GLOBE Study reveals legistators hold the key to tackling climate change

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GLOBE Study reveals legistators hold the key to tackling climate change

On 14 January 2013 GLOBE International presented the 3rd edition of the Climate Legislation Study  and formally launched the GLOBE Climate Legislation Initiative. The study, produced in partnership with LSE Grantham Research Institute, is a comprehensive audit of climate legislation.

“The tide is beginning to turn decisively on tackling climate change, the defining material challenge of this century. In the past year alone, as described in this latest study by GLOBE International and the Grantham Research Institute, 32 out of 33 surveyed countries have introduced or are progressing significant climate-related legislation. In 2012 alone, 18 of the 33 countries made significant progress. This is a game-changing development, driven by emerging economies, but taking place across each and every continent. Most importantly it challenges how governments look at the international negotiations up to 2015 requiring much greater focus by governments to support national legislation.”

Rt. Hon. John Gummer, Lord Deben, President of the Global Legislators Organisation (GLOBE International), Chairman of the UK Statutory Independent Committee on Climate Change, and former UK Secretary of State for the Environment

This new edition of the study was formally launched at the 1st GLOBE Climate Legislation Summit held at the UK Foreign and Commonwealth Office (FCO) on Monday, 14th January and Tuesday, 15th January 2013.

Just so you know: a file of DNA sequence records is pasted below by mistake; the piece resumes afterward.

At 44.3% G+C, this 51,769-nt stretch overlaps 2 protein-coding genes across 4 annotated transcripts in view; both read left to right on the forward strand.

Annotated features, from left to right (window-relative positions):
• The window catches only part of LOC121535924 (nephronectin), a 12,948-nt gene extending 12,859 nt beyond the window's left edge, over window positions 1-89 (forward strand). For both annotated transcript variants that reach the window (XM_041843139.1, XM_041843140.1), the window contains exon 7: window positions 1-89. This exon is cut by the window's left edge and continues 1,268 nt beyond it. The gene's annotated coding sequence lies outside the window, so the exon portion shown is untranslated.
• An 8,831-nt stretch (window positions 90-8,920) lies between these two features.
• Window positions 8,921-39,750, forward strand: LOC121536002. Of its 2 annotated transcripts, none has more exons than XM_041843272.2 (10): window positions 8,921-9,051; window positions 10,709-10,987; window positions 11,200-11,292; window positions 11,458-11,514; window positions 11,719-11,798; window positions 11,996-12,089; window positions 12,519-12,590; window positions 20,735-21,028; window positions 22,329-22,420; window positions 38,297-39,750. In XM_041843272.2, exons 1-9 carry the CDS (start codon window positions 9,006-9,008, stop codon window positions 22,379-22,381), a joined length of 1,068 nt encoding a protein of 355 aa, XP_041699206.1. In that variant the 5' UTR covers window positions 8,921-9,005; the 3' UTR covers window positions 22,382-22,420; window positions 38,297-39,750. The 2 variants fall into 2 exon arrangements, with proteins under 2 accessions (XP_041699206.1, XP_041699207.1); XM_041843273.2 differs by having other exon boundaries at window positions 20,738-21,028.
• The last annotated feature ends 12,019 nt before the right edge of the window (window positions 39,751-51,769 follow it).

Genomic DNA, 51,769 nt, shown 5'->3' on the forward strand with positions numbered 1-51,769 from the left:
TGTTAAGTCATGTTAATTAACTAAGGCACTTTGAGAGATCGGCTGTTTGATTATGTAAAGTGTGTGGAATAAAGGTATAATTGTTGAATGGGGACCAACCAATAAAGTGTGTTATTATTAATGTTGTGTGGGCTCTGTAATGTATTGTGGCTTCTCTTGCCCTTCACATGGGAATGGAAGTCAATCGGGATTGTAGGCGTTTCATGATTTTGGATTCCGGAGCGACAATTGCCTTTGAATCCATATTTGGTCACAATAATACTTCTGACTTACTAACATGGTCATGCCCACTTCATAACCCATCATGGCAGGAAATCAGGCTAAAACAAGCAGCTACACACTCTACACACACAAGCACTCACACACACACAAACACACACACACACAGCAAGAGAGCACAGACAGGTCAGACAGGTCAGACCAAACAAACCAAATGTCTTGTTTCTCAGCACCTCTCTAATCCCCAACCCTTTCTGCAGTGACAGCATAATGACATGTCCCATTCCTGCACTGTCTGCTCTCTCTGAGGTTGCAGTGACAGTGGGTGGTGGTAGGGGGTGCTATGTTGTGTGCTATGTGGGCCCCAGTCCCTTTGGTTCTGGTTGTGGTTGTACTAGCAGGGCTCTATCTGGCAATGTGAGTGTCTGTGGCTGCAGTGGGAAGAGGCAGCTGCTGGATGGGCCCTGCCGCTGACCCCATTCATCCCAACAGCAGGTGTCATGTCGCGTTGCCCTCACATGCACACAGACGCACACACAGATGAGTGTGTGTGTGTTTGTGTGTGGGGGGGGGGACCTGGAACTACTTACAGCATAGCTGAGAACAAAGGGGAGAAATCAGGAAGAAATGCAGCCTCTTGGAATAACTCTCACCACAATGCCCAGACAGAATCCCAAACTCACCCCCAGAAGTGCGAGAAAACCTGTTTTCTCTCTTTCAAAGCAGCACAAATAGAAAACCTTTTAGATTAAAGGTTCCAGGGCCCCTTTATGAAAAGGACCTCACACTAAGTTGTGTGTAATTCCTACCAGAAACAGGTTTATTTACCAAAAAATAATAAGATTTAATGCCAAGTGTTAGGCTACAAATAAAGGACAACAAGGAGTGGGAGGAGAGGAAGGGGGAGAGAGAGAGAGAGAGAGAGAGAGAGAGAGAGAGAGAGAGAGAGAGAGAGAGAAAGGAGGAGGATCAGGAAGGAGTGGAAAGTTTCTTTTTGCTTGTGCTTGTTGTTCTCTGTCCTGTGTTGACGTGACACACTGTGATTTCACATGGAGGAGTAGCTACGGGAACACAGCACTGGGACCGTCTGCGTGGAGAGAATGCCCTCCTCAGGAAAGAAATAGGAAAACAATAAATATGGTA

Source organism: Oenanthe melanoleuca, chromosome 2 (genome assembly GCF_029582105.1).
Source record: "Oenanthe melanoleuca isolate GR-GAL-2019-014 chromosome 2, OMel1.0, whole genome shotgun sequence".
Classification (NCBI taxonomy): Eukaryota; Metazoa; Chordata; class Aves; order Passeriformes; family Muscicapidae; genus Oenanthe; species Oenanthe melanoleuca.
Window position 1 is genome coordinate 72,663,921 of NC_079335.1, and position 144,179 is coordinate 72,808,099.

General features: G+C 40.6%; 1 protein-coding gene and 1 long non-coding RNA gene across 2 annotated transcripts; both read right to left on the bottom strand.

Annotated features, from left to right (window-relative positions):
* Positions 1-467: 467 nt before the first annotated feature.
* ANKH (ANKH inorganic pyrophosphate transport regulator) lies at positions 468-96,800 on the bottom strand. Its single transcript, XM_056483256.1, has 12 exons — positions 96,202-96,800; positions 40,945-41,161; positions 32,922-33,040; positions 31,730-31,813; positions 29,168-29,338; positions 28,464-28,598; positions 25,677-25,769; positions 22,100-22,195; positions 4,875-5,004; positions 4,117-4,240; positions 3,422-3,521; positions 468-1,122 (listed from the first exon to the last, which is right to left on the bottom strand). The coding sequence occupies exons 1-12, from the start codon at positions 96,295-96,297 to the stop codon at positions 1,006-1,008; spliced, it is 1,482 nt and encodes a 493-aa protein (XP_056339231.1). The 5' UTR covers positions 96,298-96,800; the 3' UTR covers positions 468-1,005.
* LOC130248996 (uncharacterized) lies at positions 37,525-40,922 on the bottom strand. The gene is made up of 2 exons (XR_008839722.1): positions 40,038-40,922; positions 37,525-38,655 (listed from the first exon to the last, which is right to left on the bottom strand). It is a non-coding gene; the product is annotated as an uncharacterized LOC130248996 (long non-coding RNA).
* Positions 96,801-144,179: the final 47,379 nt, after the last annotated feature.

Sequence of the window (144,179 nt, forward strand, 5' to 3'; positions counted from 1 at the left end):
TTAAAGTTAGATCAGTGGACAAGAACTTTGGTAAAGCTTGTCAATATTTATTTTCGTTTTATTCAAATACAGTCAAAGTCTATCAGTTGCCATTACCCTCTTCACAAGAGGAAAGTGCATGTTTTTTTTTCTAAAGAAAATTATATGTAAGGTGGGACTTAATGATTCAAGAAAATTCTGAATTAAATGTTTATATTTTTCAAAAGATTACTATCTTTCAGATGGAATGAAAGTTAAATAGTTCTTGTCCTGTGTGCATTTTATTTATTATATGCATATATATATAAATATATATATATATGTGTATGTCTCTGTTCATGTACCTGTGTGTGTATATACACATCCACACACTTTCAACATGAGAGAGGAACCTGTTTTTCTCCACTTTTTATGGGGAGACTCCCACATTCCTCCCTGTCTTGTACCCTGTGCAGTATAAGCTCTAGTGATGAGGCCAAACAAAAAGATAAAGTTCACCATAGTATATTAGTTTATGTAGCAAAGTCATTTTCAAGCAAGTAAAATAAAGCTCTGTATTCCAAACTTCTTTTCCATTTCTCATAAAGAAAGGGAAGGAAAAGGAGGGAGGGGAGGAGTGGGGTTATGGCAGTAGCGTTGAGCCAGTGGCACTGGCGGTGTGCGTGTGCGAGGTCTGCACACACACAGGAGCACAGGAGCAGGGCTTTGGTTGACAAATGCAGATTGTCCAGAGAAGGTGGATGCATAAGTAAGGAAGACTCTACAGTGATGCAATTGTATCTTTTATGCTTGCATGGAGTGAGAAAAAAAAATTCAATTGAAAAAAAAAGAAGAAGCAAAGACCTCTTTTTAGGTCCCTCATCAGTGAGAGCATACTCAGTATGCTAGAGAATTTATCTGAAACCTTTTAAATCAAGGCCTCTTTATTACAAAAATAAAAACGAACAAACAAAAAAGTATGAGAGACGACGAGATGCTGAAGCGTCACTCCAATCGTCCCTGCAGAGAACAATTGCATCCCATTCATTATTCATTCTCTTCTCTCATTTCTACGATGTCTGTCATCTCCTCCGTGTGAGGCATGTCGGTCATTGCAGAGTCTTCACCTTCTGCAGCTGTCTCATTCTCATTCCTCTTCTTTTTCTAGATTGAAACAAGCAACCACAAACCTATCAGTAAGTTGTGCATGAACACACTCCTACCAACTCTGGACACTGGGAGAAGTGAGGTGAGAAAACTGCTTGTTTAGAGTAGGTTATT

Speakers, Presidents of Congresses and Senates and senior legislators from 33 countries attended this high level initiative, alongside UNFCCC Secretary Christiana Figueres, to launch a new process, the GLOBE Climate Legislation Initiative, which will support legislators to advance climate legislation between 2013 and 2015. This will be conducted in a parallel process to the international negotiations under the Durban Platform. Speakers at the conference included Foreign Office Minister Rt. Hon. Alistair Burt MP, UK Secretary of State for Energy and Climate Change, Rt Hon. Ed Davey MP, former UK Deputy Prime Minister Lord Prescott, Christiana Figueres, Rt Hon. John Gummer, Lord Deben, and senior legislators from the 33 countries represented.

The study and GLOBE project work in various countries, including Mexico, China and South Korea, has been supported by the FCO through the Prosperity Fund. Top-line results of the new edition of the GLOBE Climate Legislation Study show:

  • 32 of 33 major economies have progressed or are progressing significant climate and/or energy-related legislation.
  • Whilst the approach often differs (whether directly inspired by climate change, energy efficiency, energy security or competitiveness), national legislation is achieving remarkably similar results -- improved energy security, greater resource-efficiency and cleaner, lower carbon economic growth.
  • Much of the substantive progress on legislative activity on climate change in 2012 took place in emerging economies, including China.
  • While current national legislation does not yet, cumulatively, add up to what needs to be done to avoid dangerous climate change, it is putting in place the necessary mechanisms to measure, report and verify emissions, a pre-requisite for a credible global climate treaty.
  • This progress will deliver real benefits to national economies and, ultimately, give world leaders the political space to go further and faster in the UN negotiations, helping provide a foundation for a comprehensive, global deal by 2015.